It's hard to believe that it was only one year ago that Upstart Holdings (UPST 7.52%) stock reached a breathtaking pinnacle of $390, which was nearly 1,000% above its opening-day market price less than a year earlier. So much has happened in the short time since then, and Upstart stock is now down a crushing 94% from that high.
At the same time, fellow financial stock Ally Financial (ALLY 4.26%) has plunged as well, although not quite as much: 48% from it's 52-week high. It recently became a Warren Buffett stock, stirring greater interest among investors.
Both of these companies are suffering from global economic pressure, and these low prices might pose opportunities -- or value traps. Which is the better buy today?
1. Upstart: The loan assessment tool for better credit decisions
Upstart took the investing world by storm at a time when growth stocks were still conquering the markets and looked like easy instruments for quick gains. There were good reasons to envision Upstart as a no-brainer money maker. It uses artificial intelligence to power its credit assessment platform, allowing partner banks and credit unions to more accurately identify a borrower's credit risk. Using that framework, it can approve more loans at the same credit risk. That puts more money to use without raising the default rate, ultimately netting more money for the bank.
Upstart's revenue exploded as more banks signed on, loan approvals took off, and banks were flooded with cash through stimulus money and a recovering economy.
What remained to be seen, however, was how well this would work in an atmosphere of rising interest rates without stimulus money, like now. Upstart's delinquency rates are rising, but management says that's across the industry, and not specific to Upstart. It also says these increasing rates are expected, and that Upstart's platform still outperforms traditional credit assessment tools. Revenue increased 18% year over year in the second quarter, decelerating from three- to four-digit percentage growth through the previous four quarters, as lenders are more reluctant to lend.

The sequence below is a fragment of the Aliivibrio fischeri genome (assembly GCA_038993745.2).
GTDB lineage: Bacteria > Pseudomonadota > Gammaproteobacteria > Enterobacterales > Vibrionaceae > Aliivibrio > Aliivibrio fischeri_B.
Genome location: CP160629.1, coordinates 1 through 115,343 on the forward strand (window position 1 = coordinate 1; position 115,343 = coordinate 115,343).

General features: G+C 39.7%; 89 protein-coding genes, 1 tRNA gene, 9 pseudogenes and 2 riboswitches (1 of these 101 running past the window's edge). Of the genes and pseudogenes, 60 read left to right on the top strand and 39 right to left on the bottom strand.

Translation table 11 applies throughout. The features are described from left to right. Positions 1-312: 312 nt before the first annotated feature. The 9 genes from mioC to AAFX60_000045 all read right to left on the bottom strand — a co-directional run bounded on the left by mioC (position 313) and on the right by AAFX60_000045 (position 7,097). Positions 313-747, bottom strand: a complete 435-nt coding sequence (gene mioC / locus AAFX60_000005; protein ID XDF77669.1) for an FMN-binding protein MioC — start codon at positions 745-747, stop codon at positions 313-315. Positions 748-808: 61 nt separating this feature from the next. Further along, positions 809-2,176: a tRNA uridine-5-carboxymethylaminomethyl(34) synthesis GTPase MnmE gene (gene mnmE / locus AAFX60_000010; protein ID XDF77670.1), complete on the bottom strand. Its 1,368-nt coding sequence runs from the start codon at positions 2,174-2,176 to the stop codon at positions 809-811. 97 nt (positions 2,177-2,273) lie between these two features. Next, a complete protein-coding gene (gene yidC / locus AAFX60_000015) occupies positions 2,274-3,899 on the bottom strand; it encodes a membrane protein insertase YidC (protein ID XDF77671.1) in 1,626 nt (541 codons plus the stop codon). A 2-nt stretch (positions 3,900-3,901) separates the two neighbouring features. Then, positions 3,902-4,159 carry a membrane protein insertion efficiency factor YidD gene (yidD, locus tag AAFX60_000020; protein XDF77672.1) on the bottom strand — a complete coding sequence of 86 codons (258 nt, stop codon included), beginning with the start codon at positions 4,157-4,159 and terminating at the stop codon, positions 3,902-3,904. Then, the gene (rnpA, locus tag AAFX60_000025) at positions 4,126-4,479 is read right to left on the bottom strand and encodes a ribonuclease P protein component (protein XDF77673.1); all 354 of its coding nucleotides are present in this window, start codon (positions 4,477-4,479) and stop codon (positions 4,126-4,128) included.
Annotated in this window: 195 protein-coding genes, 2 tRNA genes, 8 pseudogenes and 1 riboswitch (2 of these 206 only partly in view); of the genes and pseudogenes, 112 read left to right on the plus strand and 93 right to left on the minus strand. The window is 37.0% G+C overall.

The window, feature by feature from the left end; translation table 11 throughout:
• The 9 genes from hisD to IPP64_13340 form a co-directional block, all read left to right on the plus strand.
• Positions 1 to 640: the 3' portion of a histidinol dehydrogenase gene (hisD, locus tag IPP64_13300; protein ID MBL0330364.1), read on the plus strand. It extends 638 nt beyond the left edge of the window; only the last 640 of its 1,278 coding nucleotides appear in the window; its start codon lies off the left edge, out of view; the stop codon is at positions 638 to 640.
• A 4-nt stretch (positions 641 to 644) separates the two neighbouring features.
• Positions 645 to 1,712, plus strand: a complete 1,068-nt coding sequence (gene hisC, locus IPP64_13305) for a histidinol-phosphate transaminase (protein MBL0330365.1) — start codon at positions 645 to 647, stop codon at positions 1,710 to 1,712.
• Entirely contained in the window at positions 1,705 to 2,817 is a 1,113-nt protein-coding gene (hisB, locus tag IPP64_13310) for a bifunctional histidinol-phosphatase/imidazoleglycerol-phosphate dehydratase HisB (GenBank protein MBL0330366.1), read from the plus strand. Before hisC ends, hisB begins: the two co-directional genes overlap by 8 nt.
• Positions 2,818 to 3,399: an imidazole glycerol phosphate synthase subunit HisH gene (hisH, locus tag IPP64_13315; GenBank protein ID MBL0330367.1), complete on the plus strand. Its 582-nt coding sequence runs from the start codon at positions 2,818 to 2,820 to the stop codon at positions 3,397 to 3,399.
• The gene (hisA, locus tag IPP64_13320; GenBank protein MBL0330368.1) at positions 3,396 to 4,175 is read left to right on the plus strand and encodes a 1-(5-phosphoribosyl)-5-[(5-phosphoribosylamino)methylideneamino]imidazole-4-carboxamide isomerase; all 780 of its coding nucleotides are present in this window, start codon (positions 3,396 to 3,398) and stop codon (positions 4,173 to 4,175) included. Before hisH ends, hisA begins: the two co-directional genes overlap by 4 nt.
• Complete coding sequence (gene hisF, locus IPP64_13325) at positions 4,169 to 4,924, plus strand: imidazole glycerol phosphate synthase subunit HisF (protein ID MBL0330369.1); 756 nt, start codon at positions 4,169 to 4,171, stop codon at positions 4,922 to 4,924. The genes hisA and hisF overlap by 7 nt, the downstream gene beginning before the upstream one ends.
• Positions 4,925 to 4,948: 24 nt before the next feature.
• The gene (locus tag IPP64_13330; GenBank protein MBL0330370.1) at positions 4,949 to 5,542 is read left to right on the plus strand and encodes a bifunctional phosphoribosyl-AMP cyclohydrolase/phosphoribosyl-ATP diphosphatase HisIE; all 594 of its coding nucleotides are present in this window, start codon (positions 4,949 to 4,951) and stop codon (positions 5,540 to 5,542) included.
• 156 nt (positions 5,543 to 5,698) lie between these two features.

Just this week, the company announced in a regulatory filing that it's laying off 140 hourly workers, citing the "challenging economy and reduction in the volume of loans on our platform." The fourth-quarter outlook already looked pressured, and this confirms the bleak situation.
The long-term outlook still seems compelling. The company says it has a $900 billion market for its current products, and it sees a $4.2 trillion opportunity in mortgages, which it plans to enter in 2023. It has been adding many new banking and auto retail partners, such as a deal with car maker Honda announced last week.
2. Ally: A classic value stock
It's not surprising that Buffett bought shares of Ally stock. The bank stock is well established, having been around since 1919 as the financing arm of General Motors. It was spun off as its own entity, but it retains a robust auto financing unit, which in some ways competes with Upstart's auto financing program. Today it functions as a growing and popular digital bank and offers many other services such as credit cards and corporate products.
As a bank, Ally is being affected by rising interest rates and increased defaults. In the third quarter, Ally raised its provision for losses in the auto financing department and saw the charge-off rate increase, indicting higher defaults. Earnings per share fell 48% year over year. It's also expecting its net interest margin, or the spread between how much interest it makes on the deposits it holds and how much it gives to customers with accounts, to contract. However, there was also $12.3 billion in auto loan originations, demonstrating resilience in this economy and giving it income-generating opportunities. Some other positive updates were a 6% year-over-year increase in retail customers, and a $2.7 billion increase in retail deposits, to $133.9 billion.
Buffett loves bank stocks because they're typically flush with cash and power the economy, and Ally was showing that off in the third quarter. Buffett also looks for undervalued stocks, and Ally has looked cheap for a while. It's even cheaper now that there was a sell-off after the third-quarter report. Shares trade at only 4 times trailing-12-month earnings and only 0.8 times book value.
Which is the better financial stock?
Ally and Upstart are both feeling the impact of a strained economy, and both share potential for future growth. Given the higher likelihood of stability at Ally as well as its cheap valuation, I would look at Ally as the better buy overall. However, for investors who have a high appetite for risk, Upstart still looks like it offers strong gain potential long-term.